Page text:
Rayland Baxter has a thing for subtle detail. On “Strange American Dream,” the opening track of his 2018 album Wide Awake, the Nashville native sings of “Temporary devotion / With a picket fence and a rowdy crowd.” On “Angeline,” he’s a “captain in another wicked rain / A crew unordinary, beaten down by a hurricane.” And it’s only after the fourth or fifth listen to “Casanova,” Wide Awake’s lead single and a radio staple thanks to a herky-jerky beat, that you realize the woman whose money Baxter spends on “drugs and things” is really Sallie Mae—the lender of choice for student loans.
In person, Baxter’s just as precise, from a flat, picture-perfect brim on his five-panel hat to his neatly trimmed mustache and impeccable printed shirts. Embodying a style all his own, the 35-year-old seems both timeless and of the moment, just like his genre-defying music. He’s opened for (and learned from) big acts like The Lumineers and indies like Shakey Graves alike, while carrying on lessons learned from his father, Bucky Baxter, an acclaimed pedal steel guitarist who played with Bob Dylan, Steve Earle, R.E.M. and Ryan Adams.
“I always use the example of a bowling ball and a kid-proof bowling lane,” Baxter says on the phone, driving to New York City to record a live session in between tour dates. “If I go too far to the left or the right, Bucky would bump me back over: ‘Try this,’ or ‘Most definitely do not do that,’ or ‘I like how you did that thing.’ I’m fortunate that he’s a great father, but he’s also been an incredible musician and an observer of legendary bosses over the decades.”
Though Bucky Baxter helped to record Wide Awake with his son, Rayland needed time to himself to write it. He spent three months in an abandoned Kentucky rubber band factory grappling with his emotions, alternately celebrating and cauterizing the human condition. He emerged with a brilliant combination of alt-country, folk, power pop and glam rock.
“That was the first time I was able to go somewhere with intention and write songs,” Baxter says. “It wasn’t a patchwork, ‘Oh shit, I picked up a guitar and this thing came out and I’m going to try to finish this song today before I go to a party.’ I [could] focus more.”
Baxter adds that, nearly two years later, he’s still “dragging remnants of the songs I didn’t finish” around with him. Though he and his band are still focusing heavily on the album on their current tour, he says that his writing springs both from those ideas that already exist and from the new experiences he ingests every day.
“It’s the new characters I meet that spark some type of lock and key within my imagination,” he muses. “Or it’s the records I’m listening to that I’ve never heard before that sweep something up. There’s a filter that a writer can look at the world through and think, ‘How do I turn that shit into a song?’”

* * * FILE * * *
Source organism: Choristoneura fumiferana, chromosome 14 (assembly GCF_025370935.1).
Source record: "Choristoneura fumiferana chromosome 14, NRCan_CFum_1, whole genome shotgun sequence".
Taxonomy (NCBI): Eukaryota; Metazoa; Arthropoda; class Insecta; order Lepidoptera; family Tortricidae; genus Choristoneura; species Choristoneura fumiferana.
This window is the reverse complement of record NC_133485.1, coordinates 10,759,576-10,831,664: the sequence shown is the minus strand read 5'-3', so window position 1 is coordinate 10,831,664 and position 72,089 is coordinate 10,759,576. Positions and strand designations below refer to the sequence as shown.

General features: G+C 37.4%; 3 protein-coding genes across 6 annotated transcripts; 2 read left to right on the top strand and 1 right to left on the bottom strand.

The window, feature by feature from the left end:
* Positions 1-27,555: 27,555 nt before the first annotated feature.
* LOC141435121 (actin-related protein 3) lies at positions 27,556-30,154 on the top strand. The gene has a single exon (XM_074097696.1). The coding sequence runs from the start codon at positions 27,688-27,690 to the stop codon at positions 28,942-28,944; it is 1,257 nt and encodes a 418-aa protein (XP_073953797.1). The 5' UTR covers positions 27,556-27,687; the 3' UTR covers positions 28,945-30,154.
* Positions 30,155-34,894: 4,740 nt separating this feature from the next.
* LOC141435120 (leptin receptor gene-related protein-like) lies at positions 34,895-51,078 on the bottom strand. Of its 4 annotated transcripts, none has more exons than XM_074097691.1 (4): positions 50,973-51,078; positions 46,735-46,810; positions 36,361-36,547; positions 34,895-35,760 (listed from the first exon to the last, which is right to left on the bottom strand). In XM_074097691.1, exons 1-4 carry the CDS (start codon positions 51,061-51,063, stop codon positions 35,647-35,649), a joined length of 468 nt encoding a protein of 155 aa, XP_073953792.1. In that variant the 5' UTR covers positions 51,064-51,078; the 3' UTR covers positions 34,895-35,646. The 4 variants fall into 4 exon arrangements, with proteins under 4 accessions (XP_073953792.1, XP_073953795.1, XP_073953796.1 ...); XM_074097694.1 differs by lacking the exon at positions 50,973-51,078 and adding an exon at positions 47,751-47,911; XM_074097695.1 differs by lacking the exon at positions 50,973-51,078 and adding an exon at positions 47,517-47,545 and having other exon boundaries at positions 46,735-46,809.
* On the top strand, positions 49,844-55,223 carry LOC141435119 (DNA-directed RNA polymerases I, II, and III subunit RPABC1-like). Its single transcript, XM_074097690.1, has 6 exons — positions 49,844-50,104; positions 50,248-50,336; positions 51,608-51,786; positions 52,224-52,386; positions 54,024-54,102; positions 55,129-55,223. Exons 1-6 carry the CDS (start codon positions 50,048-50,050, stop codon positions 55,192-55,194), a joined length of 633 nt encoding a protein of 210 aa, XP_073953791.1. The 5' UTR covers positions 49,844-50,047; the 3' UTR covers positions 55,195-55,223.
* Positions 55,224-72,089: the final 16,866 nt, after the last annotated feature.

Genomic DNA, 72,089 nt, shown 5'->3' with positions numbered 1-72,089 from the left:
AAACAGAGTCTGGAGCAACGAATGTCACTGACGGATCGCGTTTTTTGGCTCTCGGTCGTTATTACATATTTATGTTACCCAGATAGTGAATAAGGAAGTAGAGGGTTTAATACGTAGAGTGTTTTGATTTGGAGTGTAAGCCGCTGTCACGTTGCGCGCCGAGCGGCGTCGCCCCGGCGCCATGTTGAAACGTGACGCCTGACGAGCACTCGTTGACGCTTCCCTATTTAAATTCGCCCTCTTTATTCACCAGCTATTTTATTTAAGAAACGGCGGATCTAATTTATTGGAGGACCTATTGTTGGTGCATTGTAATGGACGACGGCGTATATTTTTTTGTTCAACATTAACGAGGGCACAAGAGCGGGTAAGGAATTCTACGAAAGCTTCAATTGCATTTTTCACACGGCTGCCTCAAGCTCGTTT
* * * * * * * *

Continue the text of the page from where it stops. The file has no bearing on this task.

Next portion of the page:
For someone as focused on the intricacies of songwriting, Baxter also embraces the spontaneity of performance, which should give his gig at Murray Hill Theatre an extra air of intimacy.
“I just want to grow and playing memorable shows,” he says. “I want to be moved every night with the music that we’re making. We’ve played the songs a bunch of times, but the live show’s so much different than the record. There’s a lot of room to improvise and add more beef to the songs.”
Whatever arrangements Baxter and his band present, he emphasizes that they all pay particular attention to the audience. This current tour presents a unique opportunity to cater to new fans, as well, since so many new markets on are the itinerary.
That includes Florida, which he calls “uncharted territory.” Even though his father grew up in Brevard County, where his grandmother and aunt still live, Baxter’s Florida touring experience to date is limited to one Orlando show and three in Key West. He spent last Christmas in the Conch Republic filming a music video for “Hey Larocco” and raves about the atmosphere there. He hopes to enjoy a few days off in North Florida after the current tour ends in Jacksonville. St. Augustine in particular is on his radar. Unprompted, his light Southern drawl booms, “The home of the datil pepper!”
Taking a momentary break from our phone call, he chats up a tollbooth agent, pointing out the time (11:11 a.m.), turning his total charge ($13.70) into a jingle, and asking the “beauty in the booth-y” if he can add a 30-cent tip to the total.
When he’s back on the phone, I ask Baxter for a hot take on the narrative arc of his career. Is he happy with the way things have gone? Does songwriting mean something different today than it did 10 years ago? Are there milestones he feels he hasn’t yet reached? Silent for a rare 30 seconds, he finally responds: “The deeper I get into this career, the more I’m feeling tempos as the striped lines that separate the highway lanes. They make the rhythm and I just follow it.”